Lich Trial Highlights: November 28, 2023

On Day 29 of the Lich and Barber trial, Eric Granger continued his submissions, presenting an analysis of the evidence and legal arguments seeking to dismiss the crown's Carter application.

Granger commenced by referencing a video posted by Lich on February 16, 2022, in which she appealed for love, respect, and prayers for police officers. Drawing attention to a text exchange between Lich and Barber on February 17, 2022, Granger highlighted apparent disagreements between them regarding the statements made in the video. He submitted that this suggested Lich and Barber were not engaged in a common unlawful purpose, as required in the Carter test.

Granger emphasized the need for caution in treating Lich and Barber as a single entity. He questioned the crown's allegations of conspiracy, particularly in light of Barber's diverse statements. Granger pointed out that there was no evidence of Lich breaking the law leading up to or during her arrest, citing her politeness and compliance. He argued that interpreting Lich's statement, "hold the line," as nefarious would be speculative, given her overall behaviour.

Addressing the issue of mutual involvement, Granger asserted that there was no evidence of Lich's and Barber's participation in Ottawa coexisting. He highlighted the trial's recurring theme of multiple convoys with varying interests, referencing testimonies from officers describing protesters as disparate groups from different places. Granger noted the absence of any connection between protesters and Lich or Barber in the testimony of Crown witnesses.

Turning to legal submissions, Granger discussed the unlawful common design, emphasizing the lack of evidence regarding the nature of the design, the link between Barber and Lich, and the temporal range of the alleged conspiracy. He argued that the evidence contradicted any inference of a common unlawful design. Regarding the furtherance requirement, Granger contended that there was a dearth of evidence supporting the notion of "furthering" a conspiracy, with crown evidence primarily referencing past events which would not satisfy the Carter test.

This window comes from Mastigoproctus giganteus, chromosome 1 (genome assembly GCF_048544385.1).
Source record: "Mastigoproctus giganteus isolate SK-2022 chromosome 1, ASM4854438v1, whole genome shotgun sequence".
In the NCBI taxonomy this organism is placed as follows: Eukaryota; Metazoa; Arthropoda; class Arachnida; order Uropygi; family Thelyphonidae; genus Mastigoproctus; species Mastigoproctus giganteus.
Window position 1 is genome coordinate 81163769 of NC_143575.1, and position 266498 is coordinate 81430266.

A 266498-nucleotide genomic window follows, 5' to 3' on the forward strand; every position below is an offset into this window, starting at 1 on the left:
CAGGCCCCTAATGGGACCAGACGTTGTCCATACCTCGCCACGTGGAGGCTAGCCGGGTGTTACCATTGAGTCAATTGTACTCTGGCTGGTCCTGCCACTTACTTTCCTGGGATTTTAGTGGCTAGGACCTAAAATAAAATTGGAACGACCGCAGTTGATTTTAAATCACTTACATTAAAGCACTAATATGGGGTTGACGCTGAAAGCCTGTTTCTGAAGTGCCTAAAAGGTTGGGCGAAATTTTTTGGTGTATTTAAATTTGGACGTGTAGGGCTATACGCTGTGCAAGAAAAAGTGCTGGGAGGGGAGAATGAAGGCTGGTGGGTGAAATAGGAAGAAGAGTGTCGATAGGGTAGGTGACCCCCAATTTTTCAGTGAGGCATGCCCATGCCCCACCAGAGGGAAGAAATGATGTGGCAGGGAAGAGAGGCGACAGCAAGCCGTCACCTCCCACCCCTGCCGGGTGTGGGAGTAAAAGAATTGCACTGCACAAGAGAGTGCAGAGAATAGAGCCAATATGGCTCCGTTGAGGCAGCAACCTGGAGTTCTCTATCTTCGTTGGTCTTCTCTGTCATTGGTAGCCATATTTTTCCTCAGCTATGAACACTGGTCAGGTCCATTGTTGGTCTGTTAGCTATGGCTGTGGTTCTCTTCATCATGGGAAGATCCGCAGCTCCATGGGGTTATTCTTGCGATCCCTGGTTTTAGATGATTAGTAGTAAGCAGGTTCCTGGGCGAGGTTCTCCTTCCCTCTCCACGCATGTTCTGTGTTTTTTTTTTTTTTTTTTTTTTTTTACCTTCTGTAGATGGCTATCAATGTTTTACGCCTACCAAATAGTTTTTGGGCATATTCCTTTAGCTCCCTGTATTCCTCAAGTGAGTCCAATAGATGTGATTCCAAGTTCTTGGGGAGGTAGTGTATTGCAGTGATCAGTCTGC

Concluding his submissions, Granger asserted that the evidence fell short of sustaining any of the three branches of the Carter application, urging the court to dismiss the crown's application. Diane Magas, counsel for Chris Barber, then commended her submissions, referencing a new document provided by the crown during the lunch break. Granger opted to reserve additional submissions arising from this document until the crown made responding submissions. Magas questioned the ambiguity in the crown materials about the date of the alleged agreement to conspire, pointing out the lack of clarity on whether it occurred before or after arriving in Ottawa.

Magas explained the legal definitions of riot and unlawful assembly, arguing that the evidence overwhelmingly contradicted any tumultuous activity during the convoy protest. She highlighted numerous text messages and social media statements made by Barber and Lich, with no indication of an agreement for unlawful purposes. She asserted the legality of actions such as setting up a GoFundMe account and obtaining fuel for trucks. Magas emphasized the peaceful nature of the protests and the absence of evidence linking Barber and Lich to any unlawful plan.

Referring to both text exchanges and Barber's public statements, Magas contended that they did not suggest an agreement with an unlawful purpose. She emphasized Barber's cooperation with law enforcement, citing instances of collaboration to ensure a peaceful protest. Magas doubted that the accusation of ‘unlawful purpose’ could be sustained, given that the evidence showed that police guided protesters into the city and directed them to suitable parking areas. She noted the lack of direct or indirect evidence supporting the crown's claims and concluded by highlighting Barber's efforts to work with police for a lawful and peaceful protest.

Disclaimer: Please remember this update is given for information purposes only. It is not legal advice. If you have a legal issue, you should consult a lawyer for specific advice.

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